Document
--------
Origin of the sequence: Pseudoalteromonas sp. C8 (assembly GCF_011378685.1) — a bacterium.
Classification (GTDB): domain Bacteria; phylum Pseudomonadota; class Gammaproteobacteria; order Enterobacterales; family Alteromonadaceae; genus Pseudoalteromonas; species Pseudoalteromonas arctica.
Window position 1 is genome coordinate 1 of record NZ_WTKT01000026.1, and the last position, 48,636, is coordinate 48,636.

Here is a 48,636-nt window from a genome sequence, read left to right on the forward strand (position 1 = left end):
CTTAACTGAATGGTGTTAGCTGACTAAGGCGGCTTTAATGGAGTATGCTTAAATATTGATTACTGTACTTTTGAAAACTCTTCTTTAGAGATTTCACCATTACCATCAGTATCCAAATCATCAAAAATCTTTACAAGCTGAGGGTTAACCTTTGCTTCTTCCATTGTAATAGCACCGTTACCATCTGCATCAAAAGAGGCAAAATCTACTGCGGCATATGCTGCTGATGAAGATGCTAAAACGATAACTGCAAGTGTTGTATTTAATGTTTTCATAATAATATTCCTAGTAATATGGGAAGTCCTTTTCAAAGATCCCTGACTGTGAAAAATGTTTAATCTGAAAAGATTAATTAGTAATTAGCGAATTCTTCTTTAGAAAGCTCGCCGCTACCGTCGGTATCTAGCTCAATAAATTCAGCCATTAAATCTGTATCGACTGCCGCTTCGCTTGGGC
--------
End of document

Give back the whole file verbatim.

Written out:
Origin of the sequence: Pseudoalteromonas sp. C8 (assembly GCF_011378685.1) — a bacterium.
Classification (GTDB): domain Bacteria; phylum Pseudomonadota; class Gammaproteobacteria; order Enterobacterales; family Alteromonadaceae; genus Pseudoalteromonas; species Pseudoalteromonas arctica.
Window position 1 is genome coordinate 1 of record NZ_WTKT01000026.1, and the last position, 48,636, is coordinate 48,636.

Here is a 48,636-nt window from a genome sequence, read left to right on the forward strand (position 1 = left end):
CTTAACTGAATGGTGTTAGCTGACTAAGGCGGCTTTAATGGAGTATGCTTAAATATTGATTACTGTACTTTTGAAAACTCTTCTTTAGAGATTTCACCATTACCATCAGTATCCAAATCATCAAAAATCTTTACAAGCTGAGGGTTAACCTTTGCTTCTTCCATTGTAATAGCACCGTTACCATCTGCATCAAAAGAGGCAAAATCTACTGCGGCATATGCTGCTGATGAAGATGCTAAAACGATAACTGCAAGTGTTGTATTTAATGTTTTCATAATAATATTCCTAGTAATATGGGAAGTCCTTTTCAAAGATCCCTGACTGTGAAAAATGTTTAATCTGAAAAGATTAATTAGTAATTAGCGAATTCTTCTTTAGAAAGCTCGCCGCTACCGTCGGTATCTAGCTCAATAAATTCAGCCATTAAATCTGTATCGACTGCCGCTTCGCTTGGGC